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Nrf2 Inducers for the treatment of Alzheimer's disease

Alzheimer's disease (AD) is a neurodegenerative disorder characterized by neuronal and synaptic loss, the accumulation of extracellular deposits of amyloid-beta (Aβ) and the formation of intracellular neurofibrillary tangles. Evidence suggests that the presence of Ab is toxic, and the mechanism of cytotoxicity involves the production of reactive oxidative stress. Given the important role of oxidative stress in AD, therapeutic strategies directed at reducing oxidative damage represent a promising target for neuroprotection. Nrf2 is a transcription factor that regulates the gene expression of a wide variety of cytoprotective phase II detoxification enzymes and antioxidant enzymes through an enhancer sequence known as the antioxidant-responsive element (ARE), and it plays a pivotal role in the ARE-driven cellular defense system against oxidative stress. We found that the expression of Nrf2 is regulated at the translational level by a novel mechanism that requires specific sequences inside the open reading frame.  Based on this knowledge, we were able to successfully develop and validate a biosensor to detect small molecules that directly enhance Nrf2 translation. The use of this sensor to screen a natural-derived compound library resulted in the detection of 45 Nrf2 translational enhancers. The challenge now is to execute a hit-to-lead campaign to generate inducers of Nrf2 translation with the best CNS pharmacological properties for reducing oxidative stress in AD.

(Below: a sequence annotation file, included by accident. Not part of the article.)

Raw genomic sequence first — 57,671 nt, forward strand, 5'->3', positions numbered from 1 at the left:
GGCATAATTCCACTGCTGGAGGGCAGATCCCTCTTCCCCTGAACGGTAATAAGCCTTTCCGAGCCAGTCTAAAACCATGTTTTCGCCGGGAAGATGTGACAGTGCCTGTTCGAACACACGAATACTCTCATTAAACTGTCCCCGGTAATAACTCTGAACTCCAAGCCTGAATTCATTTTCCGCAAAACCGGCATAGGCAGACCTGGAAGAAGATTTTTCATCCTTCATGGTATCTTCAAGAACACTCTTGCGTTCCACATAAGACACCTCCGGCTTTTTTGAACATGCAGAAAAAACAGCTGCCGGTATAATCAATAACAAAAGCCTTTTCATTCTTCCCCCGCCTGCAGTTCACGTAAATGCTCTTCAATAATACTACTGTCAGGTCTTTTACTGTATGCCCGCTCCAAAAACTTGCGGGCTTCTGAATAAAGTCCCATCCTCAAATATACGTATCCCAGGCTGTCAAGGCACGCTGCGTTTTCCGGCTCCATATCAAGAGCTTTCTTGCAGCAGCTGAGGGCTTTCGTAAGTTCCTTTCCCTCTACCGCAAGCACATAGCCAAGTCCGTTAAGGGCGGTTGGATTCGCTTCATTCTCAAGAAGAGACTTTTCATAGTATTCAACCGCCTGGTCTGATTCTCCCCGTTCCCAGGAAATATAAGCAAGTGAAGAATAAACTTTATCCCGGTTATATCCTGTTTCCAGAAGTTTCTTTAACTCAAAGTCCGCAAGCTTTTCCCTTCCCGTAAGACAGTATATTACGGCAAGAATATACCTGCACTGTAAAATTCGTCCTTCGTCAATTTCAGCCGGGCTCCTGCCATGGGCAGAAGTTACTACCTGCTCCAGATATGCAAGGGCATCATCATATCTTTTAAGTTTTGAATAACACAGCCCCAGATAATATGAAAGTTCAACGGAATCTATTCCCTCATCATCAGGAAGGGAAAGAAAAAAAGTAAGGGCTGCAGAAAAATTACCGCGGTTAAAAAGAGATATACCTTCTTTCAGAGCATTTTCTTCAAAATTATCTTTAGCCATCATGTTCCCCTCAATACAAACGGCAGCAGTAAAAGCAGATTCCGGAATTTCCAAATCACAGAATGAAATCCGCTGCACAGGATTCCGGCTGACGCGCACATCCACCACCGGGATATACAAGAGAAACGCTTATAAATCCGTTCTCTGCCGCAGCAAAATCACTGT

a comparison of a normal brain to that of someone with Alzheimer's

Temple University

Moulder Center for Drug Discovery Research

Temple University School of Pharmacy
3307 N Broad Street
Philadelphia, PA 19140